“As Israel according to the flesh which wandered in the desert was already called
the Church of God, so, too, the new Israel, which advances in this present era in
search of a future and permanent city, is called also the Church of Christ. It is
Christ indeed who has purchased it with his own blood; he has filled it with his
Spirit; he has provided means adapted to its visible and social union [...]. Des-
tined to extend to all regions of the earth, it enters into human history, though it
transcends at once all times and all racial boundaries” (”Lumen Gentium”, 9).

3-7. The main subject of the chapter is the theological basis of social obligations
(vv. 1-2); every Christian should bear witness to salvation history, to the change
from sin to grace, and the change from an era of slavery and error to the era of
freedom and rebirth ushered in by Christ.

The “old regime” is sketched out in a very vivid way (v. 3), showing the effects
of sin on man in his three dimensions: in relation to himself, sin makes a person
foolish, rebellious, wayward, a slave; in respect of God, he becomes hateful in
his rebellious pride; and as far as others are concerned he becomes their enemy
— “hating one another”.

However, the coming of Christ has opened up a new panorama (vv. 4-7). As else-
where in these letters (cf. 1 Tim 3:15; Tit 2:11-14), we have here a hymn to Christ
which may well have come from primitive Christian liturgy or from a confession of
faith. It summarizes Christian teaching on the Incarnation, the Redemption and
the application of salvation to the individual.

According to this text, the Incarnation is the revelation of God our Savior, who
makes known his goodness (”benignity”, a word which often occurs in the Old
Testament and sometimes in the New: cf. Rom 2:4; 11:22; Gal 5:22; Eph 2:7)
and “loving goodness” (literally “philanthropy”, a word taken from Greek). The
Redemption is referred to in Old Testament language: “he saved us in virtue of
his own mercy.”

Finally, the Christian’s access to salvation is something gratuitous: without any
prior merit on our part, God’s mercy has sought us out (v. 5; cf. note on Rom 3:
27-31); Baptism is the door to salvation, for it is the sacrament of “regeneration
and renewal” (cf. Eph 5:26); the Holy Spirit sent by Christ (cf. Jn 14:26) makes
the waters of Baptism effective; his grace gives life to the soul and entitles it to
eternal life (cf. Gal 4:7; Rom 8:16-17). The Council of Trent specified that “justifi-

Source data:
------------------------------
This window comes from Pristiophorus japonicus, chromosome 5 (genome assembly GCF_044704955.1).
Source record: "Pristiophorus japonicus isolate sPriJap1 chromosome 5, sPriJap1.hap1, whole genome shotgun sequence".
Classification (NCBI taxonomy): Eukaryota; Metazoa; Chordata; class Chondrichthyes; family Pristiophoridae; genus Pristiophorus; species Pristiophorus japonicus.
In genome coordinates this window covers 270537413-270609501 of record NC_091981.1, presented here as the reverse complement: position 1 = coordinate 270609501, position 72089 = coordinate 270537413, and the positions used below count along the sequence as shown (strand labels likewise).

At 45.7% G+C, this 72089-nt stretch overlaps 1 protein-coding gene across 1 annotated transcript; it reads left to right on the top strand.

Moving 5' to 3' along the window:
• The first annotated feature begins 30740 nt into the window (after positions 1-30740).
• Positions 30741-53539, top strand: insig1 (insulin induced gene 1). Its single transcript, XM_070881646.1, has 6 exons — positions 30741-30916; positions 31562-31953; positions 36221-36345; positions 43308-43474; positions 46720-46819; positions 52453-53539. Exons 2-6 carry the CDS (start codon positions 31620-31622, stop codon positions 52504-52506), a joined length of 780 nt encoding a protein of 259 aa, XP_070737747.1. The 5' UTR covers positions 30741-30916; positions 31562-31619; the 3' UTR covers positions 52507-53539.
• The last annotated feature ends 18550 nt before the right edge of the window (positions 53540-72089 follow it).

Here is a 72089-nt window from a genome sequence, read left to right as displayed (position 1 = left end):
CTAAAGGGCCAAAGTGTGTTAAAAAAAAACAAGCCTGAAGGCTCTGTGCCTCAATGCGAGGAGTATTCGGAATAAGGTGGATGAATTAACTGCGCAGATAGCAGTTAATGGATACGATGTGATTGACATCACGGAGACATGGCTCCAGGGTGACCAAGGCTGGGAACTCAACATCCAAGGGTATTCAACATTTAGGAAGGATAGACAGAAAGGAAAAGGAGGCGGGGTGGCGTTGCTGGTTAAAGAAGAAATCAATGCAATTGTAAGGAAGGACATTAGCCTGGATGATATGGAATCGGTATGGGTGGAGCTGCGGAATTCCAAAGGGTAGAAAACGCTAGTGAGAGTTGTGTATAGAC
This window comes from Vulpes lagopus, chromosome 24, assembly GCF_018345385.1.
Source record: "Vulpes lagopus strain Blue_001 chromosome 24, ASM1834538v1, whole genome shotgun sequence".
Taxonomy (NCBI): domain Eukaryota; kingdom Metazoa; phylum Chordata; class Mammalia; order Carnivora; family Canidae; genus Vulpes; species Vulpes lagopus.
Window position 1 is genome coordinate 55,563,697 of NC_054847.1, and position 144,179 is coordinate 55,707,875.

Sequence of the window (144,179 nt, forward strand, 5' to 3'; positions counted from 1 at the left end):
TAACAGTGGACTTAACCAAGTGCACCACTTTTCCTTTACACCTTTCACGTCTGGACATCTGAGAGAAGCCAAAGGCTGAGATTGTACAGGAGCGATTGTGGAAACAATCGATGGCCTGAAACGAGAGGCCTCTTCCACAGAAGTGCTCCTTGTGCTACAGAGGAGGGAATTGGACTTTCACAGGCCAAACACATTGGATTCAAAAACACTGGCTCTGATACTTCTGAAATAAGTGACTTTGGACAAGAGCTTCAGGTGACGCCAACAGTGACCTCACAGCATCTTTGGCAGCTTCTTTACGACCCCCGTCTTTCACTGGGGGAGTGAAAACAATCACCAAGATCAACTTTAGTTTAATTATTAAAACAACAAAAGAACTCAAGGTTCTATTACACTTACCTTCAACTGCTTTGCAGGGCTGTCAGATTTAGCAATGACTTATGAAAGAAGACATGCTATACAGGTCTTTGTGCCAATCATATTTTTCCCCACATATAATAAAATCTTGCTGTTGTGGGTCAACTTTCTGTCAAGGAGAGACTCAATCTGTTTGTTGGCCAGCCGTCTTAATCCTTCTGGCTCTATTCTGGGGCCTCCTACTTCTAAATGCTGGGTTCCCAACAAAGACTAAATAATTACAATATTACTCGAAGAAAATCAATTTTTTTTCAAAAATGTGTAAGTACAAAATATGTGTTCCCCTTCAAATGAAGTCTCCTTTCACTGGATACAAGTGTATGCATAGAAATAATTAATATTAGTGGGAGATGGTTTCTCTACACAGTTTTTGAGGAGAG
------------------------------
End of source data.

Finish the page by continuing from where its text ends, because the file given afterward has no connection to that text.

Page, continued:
cation is not only the remission of sins, but sanctification and renovation of the
interior man through the voluntary reception of grace and gifts whereby a man
becomes just instead of unjust and a friend instead of an enemy, that he may
be an heir in the hope of life everlasting” (”De Iustificatione”, chap. 7).

The magnificent resume of faith in Christ contained in Titus 3:3-7 also helps Chris-
tians see how to approach their work and social involvement; the Second Vatican
Council has reminded us once again that “the promised and hoped-for restoration
has already begun in Christ. It is carried forward in the sending of the Holy Spirit
and through him continues in the Church in which, through our faith, we learn the
meaning of our earthly life, while we bring to term, with hope of future good, the
task allotted to us in the world by the Father, and so work out our salvation”
(”Lumen Gentium”, 48).

Source: “The Navarre Bible: Text and Commentaries”. Biblical text from the
Revised Standard Version and New Vulgate. Commentaries by members of
the Faculty of Theology, University of Navarre, Spain.

Published by Four Courts Press, Kill Lane, Blackrock, Co. Dublin, Ireland, and
by Scepter Publishers in the United States.

6 posted on 01/12/2013 8:44:06 PM PST by Salvation ("With God all things are possible." Matthew 19:26)
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From: Luke 3:15-16, 21-22

The Preaching of John the Baptist (Continuation)

[15] As the people were in expectation, and all men questioned in their hearts
concerning John, whether perhaps he were the Christ, [16] John answered them
all, “I baptize you with water; but He who is mightier than I is coming, the thong
of whose sandal I am not worthy to untie; He will baptize you with the Holy Spirit
and with fire.

Jesus Is Baptized

[21] Now when all the people were baptized, and when Jesus also had been bap-
tized and was praying, the heaven was opened, [22] and the Holy Spirit descen-
ded upon Him in bodily form, as a dove, and a voice came from Heaven, “Thou
art My beloved Son; with Thee I am well pleased.”


15-17. Using excessive imagery, John announces Christian Baptism, proclaiming